This ridge was covered with oak trees in much of the area, but native prairie with grass and wild flowers abounded among the oaks and between groups of trees. Some of the Hog’s Back was grazed or maybe had cattle in it at the time of our adventures. A small creek flowed along the moraine and joined a drainage ditch near our destination.

There had been some gravel mining done at points along the moraine and that provided the Free-range Kids with a place to look for precious stones like agates. There were some dandies there as well as an occasional piece of limestone with fossils in it. This told us that the glacier had brought this gravel down from somewhere up in Northern Minnesota thousands of years before.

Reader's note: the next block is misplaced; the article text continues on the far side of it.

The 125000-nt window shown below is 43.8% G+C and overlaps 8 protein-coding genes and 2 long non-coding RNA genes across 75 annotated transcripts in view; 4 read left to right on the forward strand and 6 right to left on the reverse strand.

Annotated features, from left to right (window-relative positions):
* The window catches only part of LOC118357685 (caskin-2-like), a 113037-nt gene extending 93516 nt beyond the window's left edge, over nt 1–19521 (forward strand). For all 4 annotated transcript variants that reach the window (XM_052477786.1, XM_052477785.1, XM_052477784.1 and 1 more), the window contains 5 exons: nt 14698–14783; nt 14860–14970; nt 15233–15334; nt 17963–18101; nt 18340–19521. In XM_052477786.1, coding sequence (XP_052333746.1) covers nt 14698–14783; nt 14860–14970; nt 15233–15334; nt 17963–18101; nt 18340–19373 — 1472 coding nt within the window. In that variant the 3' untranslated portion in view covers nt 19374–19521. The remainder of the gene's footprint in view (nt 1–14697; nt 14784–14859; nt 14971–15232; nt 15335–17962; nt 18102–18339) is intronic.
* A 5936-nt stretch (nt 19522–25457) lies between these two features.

Was this a great place for a Free-range Kid? It was the best place for a kid to develop knowledge of wild places, learn about fishing and nature and learn to identify wildlife. We learned to appreciate the native prairie grass and wildflowers. Our group of friends seldom saw another human being all day long during these adventures. Well, there was one place on the moraine where a guy and his wife carved an earth-sheltered home out of the hills and had a few pigs and sheep in a fenced in area. It was definitely fun to spy on them without being seen as we played the part of our Indian predecessors at this place.

These Free-range Kids hiked, played, built shelters and fished. And, of course we got hungry for the food we had brought along. Trained as Boy Scouts, we understood fire safety. We built a small safe fire and hung a pail of water over the fire to make coffee. The beans were heated in another home-made can pail on some coals. Of course Sven thought he would be smart and he set his can of beans directly on the coals to show us that we weren’t doing it right.